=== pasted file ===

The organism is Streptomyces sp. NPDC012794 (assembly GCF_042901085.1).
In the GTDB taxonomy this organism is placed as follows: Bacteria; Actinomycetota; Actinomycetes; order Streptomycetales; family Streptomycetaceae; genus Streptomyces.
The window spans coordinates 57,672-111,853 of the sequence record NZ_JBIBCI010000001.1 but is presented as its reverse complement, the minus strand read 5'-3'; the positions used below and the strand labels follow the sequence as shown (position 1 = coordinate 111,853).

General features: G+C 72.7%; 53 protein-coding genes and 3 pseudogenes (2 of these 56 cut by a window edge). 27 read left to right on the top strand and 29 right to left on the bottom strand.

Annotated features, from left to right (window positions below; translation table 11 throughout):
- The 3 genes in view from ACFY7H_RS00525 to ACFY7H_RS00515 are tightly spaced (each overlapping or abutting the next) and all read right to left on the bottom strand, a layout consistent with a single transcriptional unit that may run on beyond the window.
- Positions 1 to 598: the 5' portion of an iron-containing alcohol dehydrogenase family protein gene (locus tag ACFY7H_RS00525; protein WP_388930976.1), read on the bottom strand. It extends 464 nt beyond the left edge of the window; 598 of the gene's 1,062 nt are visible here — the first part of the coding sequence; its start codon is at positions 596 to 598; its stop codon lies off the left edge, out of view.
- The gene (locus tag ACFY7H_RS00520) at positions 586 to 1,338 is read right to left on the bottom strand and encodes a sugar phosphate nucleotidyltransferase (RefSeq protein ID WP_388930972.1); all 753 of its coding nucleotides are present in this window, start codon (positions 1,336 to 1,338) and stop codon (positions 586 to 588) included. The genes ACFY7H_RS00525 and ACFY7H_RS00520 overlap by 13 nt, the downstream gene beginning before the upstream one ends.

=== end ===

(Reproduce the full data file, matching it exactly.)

The organism is Streptomyces sp. NPDC012794 (assembly GCF_042901085.1).
In the GTDB taxonomy this organism is placed as follows: Bacteria; Actinomycetota; Actinomycetes; order Streptomycetales; family Streptomycetaceae; genus Streptomyces.
The window spans coordinates 57,672-111,853 of the sequence record NZ_JBIBCI010000001.1 but is presented as its reverse complement, the minus strand read 5'-3'; the positions used below and the strand labels follow the sequence as shown (position 1 = coordinate 111,853).

General features: G+C 72.7%; 53 protein-coding genes and 3 pseudogenes (2 of these 56 cut by a window edge). 27 read left to right on the top strand and 29 right to left on the bottom strand.

Annotated features, from left to right (window positions below; translation table 11 throughout):
- The 3 genes in view from ACFY7H_RS00525 to ACFY7H_RS00515 are tightly spaced (each overlapping or abutting the next) and all read right to left on the bottom strand, a layout consistent with a single transcriptional unit that may run on beyond the window.
- Positions 1 to 598: the 5' portion of an iron-containing alcohol dehydrogenase family protein gene (locus tag ACFY7H_RS00525; protein WP_388930976.1), read on the bottom strand. It extends 464 nt beyond the left edge of the window; 598 of the gene's 1,062 nt are visible here — the first part of the coding sequence; its start codon is at positions 596 to 598; its stop codon lies off the left edge, out of view.
- The gene (locus tag ACFY7H_RS00520) at positions 586 to 1,338 is read right to left on the bottom strand and encodes a sugar phosphate nucleotidyltransferase (RefSeq protein ID WP_388930972.1); all 753 of its coding nucleotides are present in this window, start codon (positions 1,336 to 1,338) and stop codon (positions 586 to 588) included. The genes ACFY7H_RS00525 and ACFY7H_RS00520 overlap by 13 nt, the downstream gene beginning before the upstream one ends.